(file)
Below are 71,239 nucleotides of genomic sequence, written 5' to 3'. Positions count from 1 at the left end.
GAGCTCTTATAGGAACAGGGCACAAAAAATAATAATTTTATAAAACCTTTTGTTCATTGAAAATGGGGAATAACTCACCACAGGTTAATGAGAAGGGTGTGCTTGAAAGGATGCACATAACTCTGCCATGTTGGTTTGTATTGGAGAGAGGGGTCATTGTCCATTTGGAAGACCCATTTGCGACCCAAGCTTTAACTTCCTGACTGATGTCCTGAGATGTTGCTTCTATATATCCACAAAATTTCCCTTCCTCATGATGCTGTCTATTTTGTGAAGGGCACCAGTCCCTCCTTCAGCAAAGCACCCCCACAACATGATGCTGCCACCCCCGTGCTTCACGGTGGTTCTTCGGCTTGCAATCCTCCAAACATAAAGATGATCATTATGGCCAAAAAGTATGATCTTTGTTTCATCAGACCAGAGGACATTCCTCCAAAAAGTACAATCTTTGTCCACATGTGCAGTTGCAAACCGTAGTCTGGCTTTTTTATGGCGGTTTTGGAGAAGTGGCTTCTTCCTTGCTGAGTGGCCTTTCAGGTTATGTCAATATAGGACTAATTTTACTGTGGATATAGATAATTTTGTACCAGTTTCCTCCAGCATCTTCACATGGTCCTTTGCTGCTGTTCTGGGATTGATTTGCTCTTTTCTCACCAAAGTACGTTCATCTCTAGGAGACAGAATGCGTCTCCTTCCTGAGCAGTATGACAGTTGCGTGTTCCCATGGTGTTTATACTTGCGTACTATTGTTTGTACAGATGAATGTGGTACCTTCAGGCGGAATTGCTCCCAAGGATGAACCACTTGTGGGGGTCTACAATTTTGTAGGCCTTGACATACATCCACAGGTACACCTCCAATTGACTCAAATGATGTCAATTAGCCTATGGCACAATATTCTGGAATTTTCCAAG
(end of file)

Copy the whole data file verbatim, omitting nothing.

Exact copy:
Below are 71,239 nucleotides of genomic sequence, written 5' to 3'. Positions count from 1 at the left end.
GAGCTCTTATAGGAACAGGGCACAAAAAATAATAATTTTATAAAACCTTTTGTTCATTGAAAATGGGGAATAACTCACCACAGGTTAATGAGAAGGGTGTGCTTGAAAGGATGCACATAACTCTGCCATGTTGGTTTGTATTGGAGAGAGGGGTCATTGTCCATTTGGAAGACCCATTTGCGACCCAAGCTTTAACTTCCTGACTGATGTCCTGAGATGTTGCTTCTATATATCCACAAAATTTCCCTTCCTCATGATGCTGTCTATTTTGTGAAGGGCACCAGTCCCTCCTTCAGCAAAGCACCCCCACAACATGATGCTGCCACCCCCGTGCTTCACGGTGGTTCTTCGGCTTGCAATCCTCCAAACATAAAGATGATCATTATGGCCAAAAAGTATGATCTTTGTTTCATCAGACCAGAGGACATTCCTCCAAAAAGTACAATCTTTGTCCACATGTGCAGTTGCAAACCGTAGTCTGGCTTTTTTATGGCGGTTTTGGAGAAGTGGCTTCTTCCTTGCTGAGTGGCCTTTCAGGTTATGTCAATATAGGACTAATTTTACTGTGGATATAGATAATTTTGTACCAGTTTCCTCCAGCATCTTCACATGGTCCTTTGCTGCTGTTCTGGGATTGATTTGCTCTTTTCTCACCAAAGTACGTTCATCTCTAGGAGACAGAATGCGTCTCCTTCCTGAGCAGTATGACAGTTGCGTGTTCCCATGGTGTTTATACTTGCGTACTATTGTTTGTACAGATGAATGTGGTACCTTCAGGCGGAATTGCTCCCAAGGATGAACCACTTGTGGGGGTCTACAATTTTGTAGGCCTTGACATACATCCACAGGTACACCTCCAATTGACTCAAATGATGTCAATTAGCCTATGGCACAATATTCTGGAATTTTCCAAG